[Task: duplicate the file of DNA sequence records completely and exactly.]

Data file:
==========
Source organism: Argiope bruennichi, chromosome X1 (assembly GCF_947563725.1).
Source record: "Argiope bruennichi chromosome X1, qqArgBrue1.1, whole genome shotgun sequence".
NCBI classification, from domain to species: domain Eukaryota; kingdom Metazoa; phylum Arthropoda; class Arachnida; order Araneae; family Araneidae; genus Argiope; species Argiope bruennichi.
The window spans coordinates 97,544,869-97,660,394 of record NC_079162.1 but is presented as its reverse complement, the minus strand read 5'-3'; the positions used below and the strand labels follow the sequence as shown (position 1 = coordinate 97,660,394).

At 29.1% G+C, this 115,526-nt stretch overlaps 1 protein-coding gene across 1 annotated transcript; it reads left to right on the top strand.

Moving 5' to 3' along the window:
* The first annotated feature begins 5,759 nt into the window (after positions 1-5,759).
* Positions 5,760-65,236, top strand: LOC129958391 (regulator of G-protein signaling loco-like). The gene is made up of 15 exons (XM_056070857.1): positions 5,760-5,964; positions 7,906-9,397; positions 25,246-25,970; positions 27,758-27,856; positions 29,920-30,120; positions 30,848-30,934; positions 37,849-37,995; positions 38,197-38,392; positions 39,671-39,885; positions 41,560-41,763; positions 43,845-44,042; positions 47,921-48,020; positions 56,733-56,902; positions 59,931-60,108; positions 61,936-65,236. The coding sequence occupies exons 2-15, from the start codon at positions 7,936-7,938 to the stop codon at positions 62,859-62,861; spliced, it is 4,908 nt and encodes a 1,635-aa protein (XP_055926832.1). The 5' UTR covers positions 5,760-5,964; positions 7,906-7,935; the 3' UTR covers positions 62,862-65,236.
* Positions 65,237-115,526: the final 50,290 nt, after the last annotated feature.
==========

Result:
Source organism: Argiope bruennichi, chromosome X1 (assembly GCF_947563725.1).
Source record: "Argiope bruennichi chromosome X1, qqArgBrue1.1, whole genome shotgun sequence".
NCBI classification, from domain to species: domain Eukaryota; kingdom Metazoa; phylum Arthropoda; class Arachnida; order Araneae; family Araneidae; genus Argiope; species Argiope bruennichi.
The window spans coordinates 97,544,869-97,660,394 of record NC_079162.1 but is presented as its reverse complement, the minus strand read 5'-3'; the positions used below and the strand labels follow the sequence as shown (position 1 = coordinate 97,660,394).

At 29.1% G+C, this 115,526-nt stretch overlaps 1 protein-coding gene across 1 annotated transcript; it reads left to right on the top strand.

Moving 5' to 3' along the window:
* The first annotated feature begins 5,759 nt into the window (after positions 1-5,759).
* Positions 5,760-65,236, top strand: LOC129958391 (regulator of G-protein signaling loco-like). The gene is made up of 15 exons (XM_056070857.1): positions 5,760-5,964; positions 7,906-9,397; positions 25,246-25,970; positions 27,758-27,856; positions 29,920-30,120; positions 30,848-30,934; positions 37,849-37,995; positions 38,197-38,392; positions 39,671-39,885; positions 41,560-41,763; positions 43,845-44,042; positions 47,921-48,020; positions 56,733-56,902; positions 59,931-60,108; positions 61,936-65,236. The coding sequence occupies exons 2-15, from the start codon at positions 7,936-7,938 to the stop codon at positions 62,859-62,861; spliced, it is 4,908 nt and encodes a 1,635-aa protein (XP_055926832.1). The 5' UTR covers positions 5,760-5,964; positions 7,906-7,935; the 3' UTR covers positions 62,862-65,236.
* Positions 65,237-115,526: the final 50,290 nt, after the last annotated feature.